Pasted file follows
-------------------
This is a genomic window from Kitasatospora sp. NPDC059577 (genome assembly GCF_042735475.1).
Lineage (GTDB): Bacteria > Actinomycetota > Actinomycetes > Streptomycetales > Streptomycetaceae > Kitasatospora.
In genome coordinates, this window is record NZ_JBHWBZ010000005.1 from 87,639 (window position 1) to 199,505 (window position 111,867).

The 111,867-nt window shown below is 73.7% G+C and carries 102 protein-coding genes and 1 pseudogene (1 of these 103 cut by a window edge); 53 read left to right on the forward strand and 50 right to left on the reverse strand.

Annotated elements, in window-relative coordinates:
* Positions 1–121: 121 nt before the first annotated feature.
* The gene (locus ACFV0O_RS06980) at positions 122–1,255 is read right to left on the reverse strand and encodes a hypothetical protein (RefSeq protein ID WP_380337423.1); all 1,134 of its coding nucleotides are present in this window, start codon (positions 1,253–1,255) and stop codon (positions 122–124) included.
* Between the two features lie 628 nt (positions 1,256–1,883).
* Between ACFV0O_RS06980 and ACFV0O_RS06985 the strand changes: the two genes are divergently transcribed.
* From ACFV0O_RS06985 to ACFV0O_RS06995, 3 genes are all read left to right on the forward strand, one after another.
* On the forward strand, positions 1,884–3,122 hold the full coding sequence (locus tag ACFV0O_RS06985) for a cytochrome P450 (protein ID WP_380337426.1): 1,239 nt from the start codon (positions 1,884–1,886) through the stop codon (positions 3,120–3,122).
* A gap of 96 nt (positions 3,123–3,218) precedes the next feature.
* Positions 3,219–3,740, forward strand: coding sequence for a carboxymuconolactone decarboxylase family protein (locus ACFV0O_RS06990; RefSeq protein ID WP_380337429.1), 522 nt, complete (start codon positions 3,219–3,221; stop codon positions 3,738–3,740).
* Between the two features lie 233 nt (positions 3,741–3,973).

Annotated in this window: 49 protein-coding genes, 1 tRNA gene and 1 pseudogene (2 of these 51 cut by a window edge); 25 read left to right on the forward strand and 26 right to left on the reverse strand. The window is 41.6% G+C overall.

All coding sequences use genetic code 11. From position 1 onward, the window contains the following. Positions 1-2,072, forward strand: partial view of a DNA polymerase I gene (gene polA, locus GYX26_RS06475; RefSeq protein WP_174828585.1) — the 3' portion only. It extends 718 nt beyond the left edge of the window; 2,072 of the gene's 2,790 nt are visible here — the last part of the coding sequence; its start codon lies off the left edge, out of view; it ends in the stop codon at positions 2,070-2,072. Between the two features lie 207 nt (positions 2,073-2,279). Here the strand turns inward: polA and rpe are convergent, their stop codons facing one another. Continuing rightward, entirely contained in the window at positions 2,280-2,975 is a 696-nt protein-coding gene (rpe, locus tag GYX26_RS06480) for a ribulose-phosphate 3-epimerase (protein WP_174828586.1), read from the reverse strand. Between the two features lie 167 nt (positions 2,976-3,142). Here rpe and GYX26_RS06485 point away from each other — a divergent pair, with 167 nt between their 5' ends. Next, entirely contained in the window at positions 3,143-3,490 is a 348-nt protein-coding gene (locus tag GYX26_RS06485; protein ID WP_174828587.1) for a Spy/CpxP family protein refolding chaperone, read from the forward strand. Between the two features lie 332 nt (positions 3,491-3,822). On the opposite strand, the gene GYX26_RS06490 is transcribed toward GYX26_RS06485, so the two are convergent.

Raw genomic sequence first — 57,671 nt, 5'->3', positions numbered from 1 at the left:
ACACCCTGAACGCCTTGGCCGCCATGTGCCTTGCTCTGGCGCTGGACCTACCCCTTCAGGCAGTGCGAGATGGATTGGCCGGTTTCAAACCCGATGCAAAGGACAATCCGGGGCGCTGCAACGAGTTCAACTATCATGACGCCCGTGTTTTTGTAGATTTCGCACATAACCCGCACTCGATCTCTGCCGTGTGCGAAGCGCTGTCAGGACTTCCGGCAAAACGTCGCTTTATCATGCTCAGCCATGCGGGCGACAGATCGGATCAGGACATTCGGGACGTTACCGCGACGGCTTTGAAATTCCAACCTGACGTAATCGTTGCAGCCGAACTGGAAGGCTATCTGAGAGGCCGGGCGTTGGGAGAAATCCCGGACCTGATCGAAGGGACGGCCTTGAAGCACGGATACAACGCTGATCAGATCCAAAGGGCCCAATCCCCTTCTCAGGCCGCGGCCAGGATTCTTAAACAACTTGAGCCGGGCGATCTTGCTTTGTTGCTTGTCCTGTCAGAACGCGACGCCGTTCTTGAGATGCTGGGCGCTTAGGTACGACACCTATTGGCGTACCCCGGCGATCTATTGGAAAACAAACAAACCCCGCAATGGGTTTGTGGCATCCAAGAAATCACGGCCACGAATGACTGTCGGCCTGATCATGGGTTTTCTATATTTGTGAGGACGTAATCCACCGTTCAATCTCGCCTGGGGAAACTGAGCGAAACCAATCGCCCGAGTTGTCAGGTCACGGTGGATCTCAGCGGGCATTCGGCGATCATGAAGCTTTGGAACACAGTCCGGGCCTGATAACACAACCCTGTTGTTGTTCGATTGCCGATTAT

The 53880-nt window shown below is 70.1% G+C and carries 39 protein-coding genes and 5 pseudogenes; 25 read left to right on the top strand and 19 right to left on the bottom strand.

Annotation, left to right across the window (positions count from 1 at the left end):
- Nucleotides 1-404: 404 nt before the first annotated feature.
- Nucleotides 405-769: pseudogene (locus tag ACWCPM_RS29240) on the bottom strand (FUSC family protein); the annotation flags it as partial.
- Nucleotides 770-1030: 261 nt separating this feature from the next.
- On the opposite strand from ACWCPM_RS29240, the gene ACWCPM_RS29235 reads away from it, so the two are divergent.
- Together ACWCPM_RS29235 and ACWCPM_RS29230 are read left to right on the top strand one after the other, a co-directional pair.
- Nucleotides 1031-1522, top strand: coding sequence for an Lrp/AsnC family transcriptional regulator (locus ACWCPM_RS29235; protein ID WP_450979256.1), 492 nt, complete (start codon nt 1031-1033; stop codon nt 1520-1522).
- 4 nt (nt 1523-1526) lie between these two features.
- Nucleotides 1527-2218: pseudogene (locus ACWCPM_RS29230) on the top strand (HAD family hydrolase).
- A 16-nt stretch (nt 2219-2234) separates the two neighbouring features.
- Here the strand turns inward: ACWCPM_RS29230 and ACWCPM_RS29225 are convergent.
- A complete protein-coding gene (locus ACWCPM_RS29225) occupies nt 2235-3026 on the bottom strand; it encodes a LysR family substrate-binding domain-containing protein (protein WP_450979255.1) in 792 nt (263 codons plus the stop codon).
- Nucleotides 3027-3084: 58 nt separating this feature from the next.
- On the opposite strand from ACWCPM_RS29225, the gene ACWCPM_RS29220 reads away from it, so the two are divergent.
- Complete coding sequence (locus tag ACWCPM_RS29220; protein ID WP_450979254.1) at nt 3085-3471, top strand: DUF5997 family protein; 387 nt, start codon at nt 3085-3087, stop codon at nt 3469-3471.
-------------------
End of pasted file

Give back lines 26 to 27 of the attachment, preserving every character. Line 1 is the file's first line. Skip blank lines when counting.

- Nucleotides 1031-1522, top strand: coding sequence for an Lrp/AsnC family transcriptional regulator (locus ACWCPM_RS29235; protein ID WP_450979256.1), 492 nt, complete (start codon nt 1031-1033; stop codon nt 1520-1522).
- 4 nt (nt 1523-1526) lie between these two features.